The Courier News from Blytheville, Arkansas on November 7, 1944 · Page 4
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The Courier News from Blytheville, Arkansas · Page 4

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Blytheville, Arkansas
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Tuesday, November 7, 1944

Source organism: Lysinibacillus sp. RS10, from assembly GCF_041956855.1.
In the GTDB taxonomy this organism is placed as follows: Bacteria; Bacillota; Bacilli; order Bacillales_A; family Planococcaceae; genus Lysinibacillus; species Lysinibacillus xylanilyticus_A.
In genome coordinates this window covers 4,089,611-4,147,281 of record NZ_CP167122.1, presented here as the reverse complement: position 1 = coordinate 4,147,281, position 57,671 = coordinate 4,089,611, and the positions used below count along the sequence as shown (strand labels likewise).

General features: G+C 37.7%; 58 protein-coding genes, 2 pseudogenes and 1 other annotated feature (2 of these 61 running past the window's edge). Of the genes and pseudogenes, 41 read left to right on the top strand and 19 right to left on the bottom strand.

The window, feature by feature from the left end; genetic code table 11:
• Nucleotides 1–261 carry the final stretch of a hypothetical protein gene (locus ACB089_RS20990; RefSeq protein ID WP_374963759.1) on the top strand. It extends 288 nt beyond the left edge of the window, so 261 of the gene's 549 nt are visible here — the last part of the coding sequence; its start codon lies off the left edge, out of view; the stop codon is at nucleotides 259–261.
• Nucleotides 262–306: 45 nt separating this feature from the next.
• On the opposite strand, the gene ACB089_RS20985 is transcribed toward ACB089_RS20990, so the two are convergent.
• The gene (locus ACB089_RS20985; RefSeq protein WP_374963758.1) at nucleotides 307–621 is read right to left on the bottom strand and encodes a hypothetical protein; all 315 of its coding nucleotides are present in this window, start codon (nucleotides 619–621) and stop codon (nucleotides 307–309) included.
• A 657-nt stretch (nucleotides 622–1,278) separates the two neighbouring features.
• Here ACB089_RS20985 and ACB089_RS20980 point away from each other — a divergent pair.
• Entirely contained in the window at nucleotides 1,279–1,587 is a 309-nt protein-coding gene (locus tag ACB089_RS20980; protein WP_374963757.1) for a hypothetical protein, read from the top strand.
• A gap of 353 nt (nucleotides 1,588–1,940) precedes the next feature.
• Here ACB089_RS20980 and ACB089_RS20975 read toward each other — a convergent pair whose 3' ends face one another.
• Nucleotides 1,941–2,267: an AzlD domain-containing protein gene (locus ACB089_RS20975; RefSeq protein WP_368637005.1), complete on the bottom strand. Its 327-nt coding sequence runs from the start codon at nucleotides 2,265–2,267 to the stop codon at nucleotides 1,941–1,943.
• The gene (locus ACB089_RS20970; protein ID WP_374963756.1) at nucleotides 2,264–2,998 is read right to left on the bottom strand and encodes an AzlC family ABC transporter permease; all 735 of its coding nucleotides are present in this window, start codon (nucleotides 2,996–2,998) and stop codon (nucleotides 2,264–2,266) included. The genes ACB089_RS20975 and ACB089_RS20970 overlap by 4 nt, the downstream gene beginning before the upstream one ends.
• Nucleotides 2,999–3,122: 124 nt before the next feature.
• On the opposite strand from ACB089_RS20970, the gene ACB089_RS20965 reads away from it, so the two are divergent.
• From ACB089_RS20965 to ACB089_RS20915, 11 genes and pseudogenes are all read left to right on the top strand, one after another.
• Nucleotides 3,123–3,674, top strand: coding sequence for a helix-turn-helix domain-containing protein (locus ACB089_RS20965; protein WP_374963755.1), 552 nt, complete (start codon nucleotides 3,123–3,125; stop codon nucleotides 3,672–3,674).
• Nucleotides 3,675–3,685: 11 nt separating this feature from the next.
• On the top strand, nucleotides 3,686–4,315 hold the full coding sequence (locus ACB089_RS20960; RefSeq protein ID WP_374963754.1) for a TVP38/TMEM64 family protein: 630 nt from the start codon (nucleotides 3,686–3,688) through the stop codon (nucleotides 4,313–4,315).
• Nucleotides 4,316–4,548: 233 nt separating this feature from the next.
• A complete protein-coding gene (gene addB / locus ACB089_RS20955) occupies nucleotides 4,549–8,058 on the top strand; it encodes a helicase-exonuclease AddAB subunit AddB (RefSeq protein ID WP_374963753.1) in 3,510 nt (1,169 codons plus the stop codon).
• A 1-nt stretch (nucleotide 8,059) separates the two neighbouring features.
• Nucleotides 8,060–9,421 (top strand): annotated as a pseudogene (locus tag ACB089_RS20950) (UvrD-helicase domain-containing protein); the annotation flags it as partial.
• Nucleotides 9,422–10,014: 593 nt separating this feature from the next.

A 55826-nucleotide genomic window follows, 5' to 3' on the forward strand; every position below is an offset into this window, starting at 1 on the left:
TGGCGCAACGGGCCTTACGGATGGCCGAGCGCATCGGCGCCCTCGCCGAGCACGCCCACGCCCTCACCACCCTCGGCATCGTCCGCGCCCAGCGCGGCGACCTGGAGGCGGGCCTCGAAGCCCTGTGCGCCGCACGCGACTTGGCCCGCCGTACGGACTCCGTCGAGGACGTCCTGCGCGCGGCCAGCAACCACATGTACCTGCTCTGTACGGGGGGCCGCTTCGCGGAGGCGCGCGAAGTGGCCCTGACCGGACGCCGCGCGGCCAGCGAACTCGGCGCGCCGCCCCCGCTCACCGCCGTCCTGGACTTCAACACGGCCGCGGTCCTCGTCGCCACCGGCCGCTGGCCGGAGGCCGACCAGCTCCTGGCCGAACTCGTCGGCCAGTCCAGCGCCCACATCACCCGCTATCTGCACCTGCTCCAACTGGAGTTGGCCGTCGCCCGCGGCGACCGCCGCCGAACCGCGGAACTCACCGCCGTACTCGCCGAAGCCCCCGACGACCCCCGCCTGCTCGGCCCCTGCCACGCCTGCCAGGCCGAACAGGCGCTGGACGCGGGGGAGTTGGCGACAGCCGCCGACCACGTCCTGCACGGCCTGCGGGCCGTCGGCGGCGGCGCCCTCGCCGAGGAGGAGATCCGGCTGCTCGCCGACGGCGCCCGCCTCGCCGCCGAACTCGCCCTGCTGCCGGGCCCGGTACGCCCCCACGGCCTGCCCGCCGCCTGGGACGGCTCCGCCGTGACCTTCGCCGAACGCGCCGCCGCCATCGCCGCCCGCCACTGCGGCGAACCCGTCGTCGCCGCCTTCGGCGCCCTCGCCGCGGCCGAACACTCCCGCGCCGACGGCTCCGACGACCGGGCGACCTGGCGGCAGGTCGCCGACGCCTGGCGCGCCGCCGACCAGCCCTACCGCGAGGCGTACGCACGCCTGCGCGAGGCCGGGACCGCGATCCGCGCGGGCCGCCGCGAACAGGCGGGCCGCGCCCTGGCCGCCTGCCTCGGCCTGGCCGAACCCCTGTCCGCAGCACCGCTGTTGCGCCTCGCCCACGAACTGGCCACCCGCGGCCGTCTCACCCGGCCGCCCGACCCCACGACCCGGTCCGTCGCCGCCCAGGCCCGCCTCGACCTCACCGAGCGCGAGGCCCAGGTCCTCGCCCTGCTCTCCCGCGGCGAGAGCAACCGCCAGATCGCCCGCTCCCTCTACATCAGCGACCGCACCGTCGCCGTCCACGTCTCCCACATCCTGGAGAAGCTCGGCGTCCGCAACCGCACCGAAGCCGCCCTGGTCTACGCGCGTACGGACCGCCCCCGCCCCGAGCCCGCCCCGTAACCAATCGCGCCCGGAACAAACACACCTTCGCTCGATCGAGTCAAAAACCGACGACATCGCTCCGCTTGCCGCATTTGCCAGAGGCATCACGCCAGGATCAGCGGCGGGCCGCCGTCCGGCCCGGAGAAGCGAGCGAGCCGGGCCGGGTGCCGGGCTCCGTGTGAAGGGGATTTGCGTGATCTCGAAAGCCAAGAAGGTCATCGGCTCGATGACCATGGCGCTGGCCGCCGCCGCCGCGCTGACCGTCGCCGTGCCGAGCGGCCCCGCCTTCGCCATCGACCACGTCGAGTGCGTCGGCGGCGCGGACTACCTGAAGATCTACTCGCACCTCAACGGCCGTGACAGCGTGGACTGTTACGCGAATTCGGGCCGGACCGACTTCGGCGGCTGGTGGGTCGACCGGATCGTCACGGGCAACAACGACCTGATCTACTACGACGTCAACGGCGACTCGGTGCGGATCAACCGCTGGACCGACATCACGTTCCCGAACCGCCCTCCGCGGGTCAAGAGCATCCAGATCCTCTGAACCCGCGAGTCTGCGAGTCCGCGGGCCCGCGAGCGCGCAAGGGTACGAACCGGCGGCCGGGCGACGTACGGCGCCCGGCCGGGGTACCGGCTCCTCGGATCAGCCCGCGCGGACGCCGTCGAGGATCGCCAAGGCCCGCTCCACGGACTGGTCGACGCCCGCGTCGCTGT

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BLYTHEVILLE (ARK.)'' COURIER NEWS'"-' IBB PLYTHEVILLE COURIER NEWS n: B. W. BAINES, PublKIxr „'•> ' ; B.UIDS. P. MORRIS, Editor - t'JUaS A. PATENS, Advertlalnt Man»g«r ' Sole National 'Advertising Repr»ent*UTe«: WkUiee Wttmer Co., New York, Chicago, De- -^^AtltnU, Memphis. r Published Every AKernoo* Except Sunday '*' : Boteiod *i second cUss matter at the port- offlce it Blytheville, Arkansas, under act of Don^ rrr , October 9, 1817. Served by the United Pros -V ' SUBSCRIPTION RATES \TSj curler In the city of Blythertlle, 30o per week, or 85J per month. *B? mall, within a radius ol « miles, $4-00 per yeir, $2.00 lor six months, $1.00 lor three monttn; , aj i mail outside 50 mile tone |10,00 per year In advance. to the Big Push 1 ;'|English and Canadian forces in rfpjlaud ai'fj 1 fifjhtinjj iiml winning one crtMhe war's'most important bailies. It is'fiot oiicof'-thc'speclaculai 1 bailies, as compared with ihe invasions of Krance and the Philippines, the dash across I\r|nce, or even the reduction of Aji'chen. Rtit it will certainly rank as one of the decisive, steps toward Allied u, .1, ±..^ . ;.. • victory. ' / 1' . , -,..:•;: •i'Slugging doggedly, striking brilliant-*- ij'jtwilh Commando >'tactics, fighting \yalst deep in water for possession of n risk of ground, these tough, sloul- ij^rted fighters have struggled for the j|r6at prize of Antwerp. And soon supplies for the invading Allies will be streaming through this great port. Then it can safely lie prophesied that , tlie really big pushes will commence. >{«Antwerp is one of the world's chief harbors and ports. It was so '100 years ag6, when as many as 500 ships would (inter the harbor in one day, 1000 i'or- ejgn merchants were numbered among tljfc cosmopolitan population, and 2000 cJjiHs a week would lumber in and out tyith goods of a flourishing European commerce. jJ'By the treaty of Mncnster Hie Schelde was closed to navigation from 1648 to 1863, with two brief interruptions. But in the years that followed ijie reopening Antwerp again became fjlrjiajor P 01 't- Natural inland waterways XVJeVe supplemented by a system of can- db|. These, with the growing Allied j£pld on rail transportation in liberated j=Wance J and Holland, will soon be speed-' " ifll material almost To the fronts from'- j^ltwerp's 30 miles of docks. Hi Of course the Germans have de- f s^royed many installations. But they •eannot hope to impede Allied progress seriously, not with the bitter knowledge fchey already have .of Allied engineering and improvisation. {};The inspiration that led to the floating concrete harbors • towed from Britain (which German air reconnaissance saw but couldn't fathom) enabled we beachhead to become the world's second largest port in the early days of fte invasion. Only New York harbor 4<$cmmodaled more traffic. The trucks of;the "Redball Express" and the engineers who laid oil pipelines almost aVfast as the armies could march formed;a connecting link between the impro- yyied harbor and the fighting men. ;|;It has been superb teamwork, to the Jjlory of G. I. stevedores and truck drivers as well as infantrymen. Now, with Antwerp at the Allies' disposal, the Ma'zis can prepare themselves as best ey can for the final, smashing blows. f s Life , |r|There ha\c been quite si few critical , .comments over the fact that Field Mar- smil 'Sir Bernard Montgomery, has sen to name his well-beloved canine after the Nazi Fuehrer. The con- census seems to be that what has ha{)- pened to Sir Bernard's ."Hitler" shouldn't happen to a dog., The Hard Way . A crusading army of 77,000 British housewives have signed a petition to Parliament asking that they be given a legal share in the family income for housewifely services rendered. Maybe British wives are different, but it hardly seems possible that their American sisters would tackle the slow and cumbersome process of congressional action for the same ends when it's so easy to go through a sleeping husband's pockets. '• , Too Tired/ Maybe We shall always wonder why the Democratic, National Committee failed to round up the present, in rebuttal to the "tired old men" charges, the 85- year-old coal miner now in his 74th year of underground work, the office worker who got a $10 raise on his hundredth birthday, and the Broarlwny actor who, at 87, headed for Hollywood and his first screen test. Ambrosia The Japs have conceded a "wonderful new food"—a tasty tidbit of rotting wood and starch, fermented and sun-dried. If Hitler, as hinted, sails for Japan via submarine when things get too hot in Germany, he ought to be in good shape to tackle that austerity diet. Rumor has it that times arc already so bad at home that he has given up his former rich diet of Persian rugs and is currently munching on domestic hall runners. • SO THEY SAY Tlic first thine "you must do Is establish your authority. The Germans arc Impressed by discipline nncl firmness. You can create the best Impression by immediately Inking strong action against all Nazi criminals.—Resident of captured Kootgcn, Germany. - • 9 • . Think about the fact tlml | each family hns someone nt the front 'and that, many families miss their fn.lldn husbands and SOILS: Your playing around, tyoutVrnJBliig 1 hell hi general; and ' your immoral behavior hurt these people.—Ocr- mail army newspaper. • ' • « You do not solve anything by merely saying you will have policemen. Whom arc they to police? Who is to direct them? What" arc the social aim.'; of the people who have direction of the police? The Gestapo is.n police force.—Jnrtics .Marshall, New York Board of Education. * • • As tlie wi\r comes to a close, Latin America Is wondering whecllier we will continue cooperation or will assume the old attitude or superiority. TJiey have contributed generously to the war effort, often completely reorganizing their economic life so we could .have the raw products we need.—Dr. Samuel Guy Inman, lecturer. J • • The hospitals on the east coast are filled and now It's necefsary to send our wounded to hospitals In the mid\vest and south away from thickly populated centers of population. It's no longer possible in all cases lo get tlie wounded man in the hospital nearest his home.—Mnj.- Gen. Norman T. Kirk, Army Surgeon General. » » • All capital Invested in genuine new enterprise should be income tax free for n period of five years or until the owner of such capital has received his investment back . . . provided the investment Is one in which two-third of the capital is spent on labor and materials.—Vice President Henry Wallace. » • • We In America have prospered magnificently beyond the prosperity of any other country in the history of the world precisely because the urge to self-improvcincnl has been given free reign.—Eric A. Johnston, president U. S. C. ol C. SIDI GLANCES kY; ' i J<WV&V. ; '"' V : : ' '-^ptolwfi n ^wljii;^.^'^ iy$ i ^&&ff% te&y £%;•$•# t- xj. COPB. 1M4 QV IHA StRDicE.'l'm-./jrj'iit, Bre . u . s . f „ w "Bills, bills! Sometimes 1 wish for the good old days ! when we didn'l have any money and life wasn't so com-; • i>licaled!" ; THIS CURIOUS WORLD ,% WBfltm IN SOUTHERN UTAH, BURIED IN THE CUFFS FOR CENTURIES, NOW ARE HELP- IM& WIN THE WAR/THE ANCIENT HEARrs OF THESE STONE TREES YIELD UP TO 50 PER CENT URANIUM. USED ON LUMINOUS INSTRUMENTDIAIS. IN DENVER, COLORADO, THERE is AT£ILORIN& FIRM THAT MAKES UNlFORfAS FOR A/AZ/ OFF/CfffSf •,. ^OFFICERS INTERNED i ANSWER: Domremy, France, about; 125 rp.iics southwest of Paris. NEXT: What is the ivoria'sj.iirfcest creature? • In Hollywood BY ERSKINF. JOHNSON NKA Staff Correspondent A young lady named Lauren Bacnil, the p. a. snltl, line! brought new type of glamor to the screen, ihe wnsn't beautiful but wrts nr- •csling, he said. "A throaty, sulky, ill)try, seductive feline," he en- hnsed. "A Gnrbo in skirts." So we looked ti|> this thronty, sulky, sultry, seductive feline, who s the talk of Hollywood following her screen debut opposite Humphrey Bogart in "To Have and Have TUESDAY, NOVEMBER 7, 1944 CLICK &y $hw!siy flaky Coprrfckt. IM4, NBA Srrvlc*. lie. Till! STOHVl I.tu Kaltuleek, l,Ue- Jy broke, l« Jji the uiotifr uuw tJint lit 1 * pilnif Irirnl udvlwer tu iwkrlvrr Vlrull ll.itnlo. He- linn twit moved Into (be ntvnuk Ou- JlimbuK TimiT*. IluKKlu'H nt'l rrjvnil, Cinder, /kiniouiieeK Kbv J» fuinlji^? over fur fi JiouMe-ivunti- Intf. Ht>K;rl" IH «ju* nf Itnvn. Uln- K-fi- jn'itkvM it |»l">- fur KubuU'rk but h*"'w nut liilvtufj; uuy, Hllu ttUUUCl'K OU(. ' VIII T wasn't until I was shaving • next morning that I decided ,'hat to do.fJ<could have kicked myself for having, been such a damned fool. Who was I to take hat holier-than-thou attitude? That statement abput remaining joocl friends was about the dumbest tiling I could have said to a woman like Ginger. Immediately after her departure I'd been. pretty sore. I'd shifted Til the blame on her. Why did she have to bounce out like that nercly because I'd hinted we were jeginning to tread on dangerous (round? Was that an insult? Couldn't she have taken it in the spirit that it had been said? And :hen I'd started pacing ,back and forth, trying to figure out how I should have handled the situation. I wasn't only annoyed because of the unpleasant taste the whole thing left in my mouth, but also because I don't like to feel I've made a mistake. '• *" ' The sight of the remains ot our dinner and the empty champagne bottle had.irritated me so I'd sent for the waiter. He must have been surprised to find me alone, but didn't show it. lie merely inquired if everything had beer satisfactory. I don't remember what I barked at him, but he wheeled the carl out in a hurry My entire evening had been spoiled. All the joy of • moving was gone. Bui this morning, with the sunshine streaming in through the bathroom window, things began to look different. When a fellow'c shaving it's a good time for him our times. Liuircen »'ss shaking so vlth nervousness she couldn't light he cigaret. Other day she started work in icr second film, again opposite Bo:art in "The Big. Sleep." knew how :iandlc Ginger. 0 formulate plans. And shaving '11. this place was an entirely pain- ess procedure. * * » |>Y the time I was through I i i i was going (o She'd been so anxious to come over not because she wanted to see the apartment jut because she wanted to see me. What better opportunity could here be? Boggio was out of town and here was a perfect excuse for paying me a vis.lt. She'd figured out what she was going to do even before she'd hung up the receiver. I should have known belter than to Imagine that the champagne had anything to do with her frame of mind. The more I thought about it, the better I could see how her inmd.had been working. Here we were, Ginger and I, thrown together by our relationship with Boggio. We both hated him and —even though I didn't care to admit it to myself—feared him. But we also knew how to play our cards and make Boggio come across handsomely for whatever he was getting. , .Since Ginger's relationship with him was based upon purely financial reasons, she was going to be careful not to jeopardize hei standing. I bet one couldn't count the guys who'd made passes at her but she was smart enough to play the role of the faithful little woman. For if Boggio was generous he was also jealous and didn't set a very high price on human life. Ginger no doubt feared that a .new boy friend might eventually have become-indiscreet. That is why she had decided—reluctantly no doubt—to stick to the straight and narrow path even though Boggio wasn' precisely the type to satisfy her exacting temperament. And then she'd discovered me : I was the perfect soul mate, had the same reasons for discre tion as she had. And since I'd uddcnly come up In the world, 1 his was the appropriate moment. Now, more than ever, I'd wish to 1 ema!n Jn Boggio's good graces t was all so simple that a. child could have reasoned it out But the strange thing was my own frame of mind. I'd never nought of Ginger as being accessible to me and I try to avoid desiring that which is Inaccessible. But now the situation had changed. She'd practically thrown icrself at my head and the rea- ;on I'd bungled was because I'd >ecn taken unawares. ' * * * [ HEARD the bell at the end of A the line ring and ring, and I .vas beginning to think Ginger ivasn't in when she finally answered. Her voice was thick with sleep. "Hello. "Oh, hello, Ginger. How are you?" She grunted something that could be construed any way I :>leascd. I let it go and continued in my most cheerful manner "Hope I didn't wake you up, Ginger. Maybe I'm calling a little early." "Virgil's not here. He's still out of town." "I know, Ginger. I don't want to talk to Virgil. I want to talk to you." "You needn't bother." "Come now, Ginger. Don't tell me you're still mad." "I'm not mad. I'm just not interested." If the telephone line was sensitive to a drop in temperature it would soon be snapping in half a dozen different places. "Now listen, Ginger, I only wanted to tell you—" That's as far as I got. She hung up on me. I waited for a few moments, then asked the operator to get the number again. The phone rang for what seemed to be an eternity and at last the operator cut in. f "There's no answer." "That's all right," I said. "Keep on ringing." • , At the end of the line the receiver was suddenly 'yanked off the cradle. Still no answer. This was going to be harder than 1 thought. (To Be Continued) NQTICE The undersigned, J. G. Htirgett, 'reposes to erect a building Ifi ft.x 4 ft.; of concrete construction, on Lot 8, Block 10, located approxi- nately 200 ft. North of Lee's Gin, o be used for business purposes! (Signed) J. G. Hargctt. 10;24-31-11|7-14 CAUI) OF THANKS We wish to thank our friends and Uso the American Legion for their dndness during the services held or pur husband and son, Pfc. Roy Eugene Mitchell. Mrs. Roy Eugene Mitchell Mr. and Mrs. R. L. Mitchell Conner N(>wk The lady had double-crossed the press agent. Slie wasn't wearing n skirt. She was wearing slacks. VHcllo-o-o-o-o," she said, In a voice way down here. "Don't overdo it. rinrlinj;," the \i. a. said playfully. "Johnson is Just one of (he boys." The throaty, sulky, sultry, seductive feline looked a little embarrassed. She ignoicd the p. n. and curled up, long legs beneath her. in a big chair, she's a big girl. S-G'.-i. Then she smiled ami gave up one of those down-under looks, holding'tier'head, down with'eye up. Bui despite the nice smile and th down-under look the interview go off to a flying stop. The t. s. s. s. feline was weaving h dog-tag'bracelet with her 'name on It. Could we sec what was on 'the other side? "No," firmly. KKAU.Y IS DIFFKUKNT But the press agent was right. Lauren Bacnll didn't fit the usual Hollywood glamor girl pattern. She WAS different. Her blond hair is streaked and tawny, her mouth is overly big and her teeth are small and jagged. Her nose wiggles when she talks. But the seductiveness is there-rill the eyes, the throaty voice and the cat-like grace. The face Is easy to look at, hard to forget. Tlie Indy. and her discoverer, director Howard Hawks, refused lo let Hollywood makeup magicians touch her, she said. "They wanted to give me tlie works—put caj>s on my teelh and fix my mouth and darken my hair and pluck my eyebrows," Lauren said. "But we wouldn't let them. I would have wound up looking like ^r Boarding House with Maj. Hoople Out Our Way IT TAKES TrtE EWPIR -LOST TWIN BROTHER 6TME BU11.DM6 TC > FR<m SHftMGRt-LfV' T. JfALlOtU^Blin: GET I STOOD HERETMKlMG TO |> ~-TH»S TROSArt HORS& TAG OECOV FOR. 10 BEFORE T_ ^ HE STUCK THE DUWW/ QMXSHT ON IT VJ<XS J( OKi 6UKRD W THE PIANT AjFORGER>/--- j WHILE HE ROAMED THE IN IT LIKE A CLOCK, AM 1 IT J.R.Williams / LISTEN)--L1STEM.' DOWT TURM IT IMTO A SPORT--1F YOU'RE LOOXJM' PER QUAIL 1 AM' RABBITS, GO ( OUT IM TH' COUNTRY.' SOD otiirt MONIRCH foods -in [ml n Good I S«T« 60% OB TRUSSES Slee) and Elaallt S T E W A R T' S Drag S t•r• main & l.akr Phone 2822 nothing. "I'm nol great beauty. Unless n girl's features nio perfect, like Hcrty Lamnrr's, the best thing to do is to leave them nlone." Wns It trite that director Hawks hart, sent her out imp the Hollywood hills five hoiifs'a^day to shout lines at the top of her lungs to develop that husky voice? "That's not true," she said. "My voice always has been low and husky. Mr. Hawks snict It had to be cultivated. So I did a lot of reading nloucl to myself. But no howling in the hills." MHS. HAWKS FOUND HER The screen test was made eight months before Hawks cast her opposite Bognrt. in "To Have and Have Not." She had been studying at the American Academy of Dramatic Arts', appearing in a couple ol flop Broadway plays nnd modeling when Mrs. Howard Hawks sau her picture in a fashion magazine cover and had her husband bring Lauren to Hollywood, , New York,,-born, Lauren <rca' name Betty) i; decided to bo an actress alter graduating from Julia Richman High School. She lives with her mother and n cocker spaniel named Droopy In a small Beverly Hills apartment. First time you see her In "To .Have and Have Nol" she asks !3o- unrt'-fov a match nnd lights a cig- :j^_l larotl'Thcy line!'to shoot the scene [Work slioe re- 'pair.s are matlc here with the same mcticu- _ care used for most expensive shoes. Our leathers are long wearing anil the best available for this character work. If you want wear and comfort try us. Factory Method Motor Rebuilding * * Our newly installed equipment includes a CRANKSHAFT GRINDER, BORING I5ARS, PISTON GRINDER, BEARING RE-SIZER. LINE BORING MACHINE,, CONNECTING ROD RE-BABBITING \ MACHINE, etc. ';- ','"•.' ' • ' • ••„ "- V/'.. ;'.: .: ,;.. ' Our men are factory trained and use factory approved methods. Take your truck, car or tractor to your own dealer or garage and have them send the motor to us to be completely rebuilt! * * John Miles Miller Co. Blytheville, Ark. Trj our "Own Made' ICE CREAM 0!e Hickory Inn from FARMERS We have plen'.y of Tron Roof- in K and Hough Cypress for barns and sheds. 3 Year FHA Terms If desired. E. C. Robinson Lumber Co. DON EDWARDS "The Typewriter Man" | ROYAL, SMITH, COKONA, AND REMINGTON PORTABLE | TYPEWRITERS 118 N. 2nd STREET PHONE 3382 ]| (Every Transaction Must Be Satisfactory) ELECTRICAL SUPPLIES- GIN AND MILL SUPPLIES AT PRESENT our stocks of repair parts are as complete us during pre-war times! Put your plants in shape for Fall NOW. WE GIVE SERVICE—call U3 day, night or Sunday. * Belting * Steam Packing * AH Size Pipe * Belt Lace * Pipe Fittings * Crane Valves * Gin Saw Files and Gummera Hubbard Hardware Co. Bcrrtnc BlytheYlH« ZS Ye»r» Planters Hdw. Co., Inc. home of SHERWIN-WILLIAMS PAINT DE LAVAL MILKERS and SEPARATORS GOULD'S ELECTRIC WATER PUMPS U. S. BELTING and PACKING CANDLEW1CK CRYSTALWARE COMPLETE LINES OF HARDWARE Phone 515, BlyUicvilfe, Ark.